It was the week that was, a week that brought our region to the brink, after Iraqi militias allied with Iran fired missiles at an American base near Kirkuk on December 27 and, six days later, an American drone killed General Qassem Suleimani, Iran’s top military honcho in the Middle East.
In diplomacy, brinkmanship, the practice of pursuing a dangerous policy to its limits before backing off, is common not just in foreign policy but also in military strategy, labour relations and high-stakes litigation. All well and good, if you’re adept at the practice. Unfortunately, sometimes, trying to push a situation to the brink in order to force an adversary to back down by convincing him that you’re willing to resort to extreme measures rather than negotiate, compromise or concede, may have unintended, at times calamitous, consequences.
In this case, that consequence was the accidental shooting down by Iran of a Ukranian passenger jet last week that resulted in the death of 176 people, among them 82 Iranians, 57 Canadians, 11 Ukranians and sundry citizens from the United Kingdom, Germany and Sweden.
The good news is that the House of Representatives adopted a resolution barring the White House from initiating military action anywhere, including our region, without congressional authorisation. And not too soon. Who needs a repeat of last week’s dangerous brinkmanship that kept all of us on edge. It was wrong then. It is wrong now.
If that was collateral damage resulting from the provocative killing of the Iranian general, then it was damage that packed a gruesome punch, whose price was paid by essentially innocent folks having booked a flight home. As a newly emerged big power after the conclusion of the Second World War, the United States is known to have pioneered the art of brinkmanship in modern history. President Trump has simply taken the idea to a heedless extreme, with little thought given to its out-turn.
The United States has the mightiest, most sophisticated military in human history and has relied, in modern times, on it as a central feature of its foreign policy, and used it with abandon in myriad settings in order to achieve various goals. And guess what? It almost always failed. You see, Mao Zedong — and, along with him, George S. Patton — was wrong. Power does not grow out of the barrel of a gun, but out of the human spirit, one imbued with the will-to-meaning.
The history of our modern era shows us how futile have been American efforts to impose its will on the world, or to “introduce” those wretches in its “underdeveloped” parts to democracy, often through the barrel of a gun. History has also shown us how the cost of American angst, since the beginning of the second half of the 20th century, was paid by us all around the world.
Consider this angst. President Harry S. Truman, who was, like his countrymen at the time, propelled by a morbid, almost pathological fear of communism, launched the Korean War in June 1950, after claiming that “If we let Korea down, the Soviets will keep right on going and swallow one piece of Asia after another, and if we let Asia go, the Near East would collapse — and no telling what would happen in Europe”.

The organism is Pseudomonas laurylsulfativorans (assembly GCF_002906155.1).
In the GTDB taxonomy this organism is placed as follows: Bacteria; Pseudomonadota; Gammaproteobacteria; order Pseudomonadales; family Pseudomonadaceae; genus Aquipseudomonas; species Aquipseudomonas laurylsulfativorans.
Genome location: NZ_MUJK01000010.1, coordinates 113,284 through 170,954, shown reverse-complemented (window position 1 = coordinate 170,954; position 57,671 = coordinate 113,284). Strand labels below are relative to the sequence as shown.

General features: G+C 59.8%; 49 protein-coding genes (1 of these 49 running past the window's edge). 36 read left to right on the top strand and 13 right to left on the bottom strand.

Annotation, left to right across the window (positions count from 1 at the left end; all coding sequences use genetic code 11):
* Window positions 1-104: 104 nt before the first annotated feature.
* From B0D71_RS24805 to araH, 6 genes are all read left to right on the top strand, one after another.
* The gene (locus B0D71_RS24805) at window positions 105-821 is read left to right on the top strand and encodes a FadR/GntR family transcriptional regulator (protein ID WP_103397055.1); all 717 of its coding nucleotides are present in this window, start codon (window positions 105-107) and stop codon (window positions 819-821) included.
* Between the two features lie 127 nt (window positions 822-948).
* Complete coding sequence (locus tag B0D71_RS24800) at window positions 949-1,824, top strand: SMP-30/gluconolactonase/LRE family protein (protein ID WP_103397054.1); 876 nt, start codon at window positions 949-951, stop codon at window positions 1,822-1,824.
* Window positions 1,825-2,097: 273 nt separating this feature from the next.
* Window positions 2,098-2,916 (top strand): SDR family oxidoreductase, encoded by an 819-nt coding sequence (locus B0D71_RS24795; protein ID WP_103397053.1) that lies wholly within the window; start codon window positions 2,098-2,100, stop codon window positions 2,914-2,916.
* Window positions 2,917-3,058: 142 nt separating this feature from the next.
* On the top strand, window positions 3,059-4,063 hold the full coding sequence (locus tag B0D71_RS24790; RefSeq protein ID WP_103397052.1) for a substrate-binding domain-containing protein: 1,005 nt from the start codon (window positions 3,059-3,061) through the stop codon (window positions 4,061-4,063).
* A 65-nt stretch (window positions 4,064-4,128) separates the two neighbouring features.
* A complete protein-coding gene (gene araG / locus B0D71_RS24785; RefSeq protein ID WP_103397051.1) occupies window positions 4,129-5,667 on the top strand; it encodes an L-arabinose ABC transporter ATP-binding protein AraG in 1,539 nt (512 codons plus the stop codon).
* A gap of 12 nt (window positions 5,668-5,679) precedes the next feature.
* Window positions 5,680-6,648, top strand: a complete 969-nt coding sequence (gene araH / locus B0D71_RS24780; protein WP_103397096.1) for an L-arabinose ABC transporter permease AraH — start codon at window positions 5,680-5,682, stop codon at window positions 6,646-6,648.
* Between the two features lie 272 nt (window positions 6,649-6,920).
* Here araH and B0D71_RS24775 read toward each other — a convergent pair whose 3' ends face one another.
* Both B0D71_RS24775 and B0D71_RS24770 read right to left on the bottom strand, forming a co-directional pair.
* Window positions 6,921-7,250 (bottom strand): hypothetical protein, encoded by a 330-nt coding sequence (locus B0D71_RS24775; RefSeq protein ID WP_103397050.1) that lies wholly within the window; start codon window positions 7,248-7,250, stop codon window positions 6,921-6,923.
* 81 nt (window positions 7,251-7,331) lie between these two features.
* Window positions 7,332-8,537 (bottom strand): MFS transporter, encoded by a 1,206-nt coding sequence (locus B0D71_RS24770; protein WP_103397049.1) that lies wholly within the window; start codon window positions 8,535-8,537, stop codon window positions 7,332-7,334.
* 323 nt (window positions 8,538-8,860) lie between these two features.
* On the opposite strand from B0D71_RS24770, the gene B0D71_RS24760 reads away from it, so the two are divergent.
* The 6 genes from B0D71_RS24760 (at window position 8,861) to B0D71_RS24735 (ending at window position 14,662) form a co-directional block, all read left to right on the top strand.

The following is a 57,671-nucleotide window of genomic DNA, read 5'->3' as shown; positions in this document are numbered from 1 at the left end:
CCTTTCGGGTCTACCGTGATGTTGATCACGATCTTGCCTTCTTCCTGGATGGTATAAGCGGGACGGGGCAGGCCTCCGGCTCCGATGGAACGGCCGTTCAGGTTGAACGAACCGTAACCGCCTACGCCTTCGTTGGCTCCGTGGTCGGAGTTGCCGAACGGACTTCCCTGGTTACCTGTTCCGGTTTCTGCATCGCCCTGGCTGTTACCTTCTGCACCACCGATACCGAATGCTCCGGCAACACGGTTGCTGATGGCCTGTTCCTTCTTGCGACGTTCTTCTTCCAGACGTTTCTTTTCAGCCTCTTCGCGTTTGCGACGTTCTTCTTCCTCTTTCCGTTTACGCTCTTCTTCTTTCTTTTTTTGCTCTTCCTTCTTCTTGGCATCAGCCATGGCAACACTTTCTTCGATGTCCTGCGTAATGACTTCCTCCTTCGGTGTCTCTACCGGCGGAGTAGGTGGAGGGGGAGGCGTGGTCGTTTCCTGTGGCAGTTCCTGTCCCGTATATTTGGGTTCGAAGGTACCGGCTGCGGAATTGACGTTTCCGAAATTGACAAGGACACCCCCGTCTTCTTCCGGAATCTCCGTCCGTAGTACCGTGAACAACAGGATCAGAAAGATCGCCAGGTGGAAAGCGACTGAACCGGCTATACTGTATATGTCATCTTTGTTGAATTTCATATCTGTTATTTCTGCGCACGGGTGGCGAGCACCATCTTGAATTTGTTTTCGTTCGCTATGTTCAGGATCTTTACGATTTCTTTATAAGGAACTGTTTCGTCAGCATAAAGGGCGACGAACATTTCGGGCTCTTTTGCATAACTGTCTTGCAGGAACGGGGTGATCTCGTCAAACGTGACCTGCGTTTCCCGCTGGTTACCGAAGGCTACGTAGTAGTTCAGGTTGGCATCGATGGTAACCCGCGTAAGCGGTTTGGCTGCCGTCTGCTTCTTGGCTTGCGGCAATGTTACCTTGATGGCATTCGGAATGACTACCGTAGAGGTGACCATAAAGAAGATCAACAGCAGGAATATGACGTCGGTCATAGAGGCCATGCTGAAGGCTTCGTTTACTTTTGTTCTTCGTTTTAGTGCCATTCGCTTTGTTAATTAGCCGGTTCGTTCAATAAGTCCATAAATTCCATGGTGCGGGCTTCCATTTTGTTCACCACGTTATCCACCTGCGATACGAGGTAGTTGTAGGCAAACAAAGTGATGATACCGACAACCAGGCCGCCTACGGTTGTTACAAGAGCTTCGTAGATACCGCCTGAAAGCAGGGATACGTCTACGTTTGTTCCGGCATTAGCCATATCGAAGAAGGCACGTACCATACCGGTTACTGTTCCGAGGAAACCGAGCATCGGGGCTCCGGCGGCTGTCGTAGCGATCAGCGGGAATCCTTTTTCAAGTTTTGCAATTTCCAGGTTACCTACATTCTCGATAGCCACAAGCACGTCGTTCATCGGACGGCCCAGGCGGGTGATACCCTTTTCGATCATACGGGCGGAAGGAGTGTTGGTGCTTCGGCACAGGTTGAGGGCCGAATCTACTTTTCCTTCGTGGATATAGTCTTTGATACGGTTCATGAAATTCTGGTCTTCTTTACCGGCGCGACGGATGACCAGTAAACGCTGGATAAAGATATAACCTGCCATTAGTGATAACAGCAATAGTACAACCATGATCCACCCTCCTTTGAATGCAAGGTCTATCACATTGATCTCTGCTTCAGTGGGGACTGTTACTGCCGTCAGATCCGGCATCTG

Around 40,000 Americans had been killed and more than 100,000 wounded by the time an armistice was signed on July 1953, formally ending the war. To this day, North Korea remains a communist nation thumbing its nose at Washington.
The same fear of the Domino Theory took America to Vietnam in the 1960s. If you want an example of how that effort was futile, then consider the Battle of Hamburger Hill (so dubbed by American soldiers), a 3,000-foot tall hill of little strategic significance other than it was occupied by North Vietnamese forces, that the US Command ordered be captured. It was captured — after 72 Americans were killed and 370 wounded. Just days later, US forces withdrew from the hill, and the Vietnamese reoccupied it.
And, yes, closer to home, American marines cleared Fallujah of insurgents in 2004, at a cost of 82 killed and more than 600 wounded. Bravo. Only these marines returned in 2016 to take the town back from a new crop of insurgents called Daesh.
We are America
Phil Kay, a US Marine Corps veteran and a visiting professor at Fairfield University in Connecticut, wrote in an opinion piece in the Washington Post last Sunday: “We’re America. We’re good at violence. At fighting hard. Expelling insurgents from cities in Iraq and Afghanistan. But we’re not good at making sure the violence leads to long-term stability”.
Just as it was doubtful that anyone in the 1950s could have reasoned with US government elite on how worthless the Domino Theory was (as now, in the cold light of hindsight, it is shown to have been), it is equally doubtful that anyone could convince that elite’s counterpart today to get out of the business of nation-building and stop swinging America’s big military ego around.
That’s the bad news. The good news is that the House of Representatives adopted a resolution last Thursday barring the White House from initiating military action anywhere, including our region, without congressional authorisation. And not too soon. Who needs a repeat of last week’s dangerous brinkmanship that kept all of us on edge. It was wrong then. It is wrong now.
— Fawaz Turki is a journalist, lecturer and author based in Washington. He is the author of The Disinherited: Journal of a Palestinian Exile.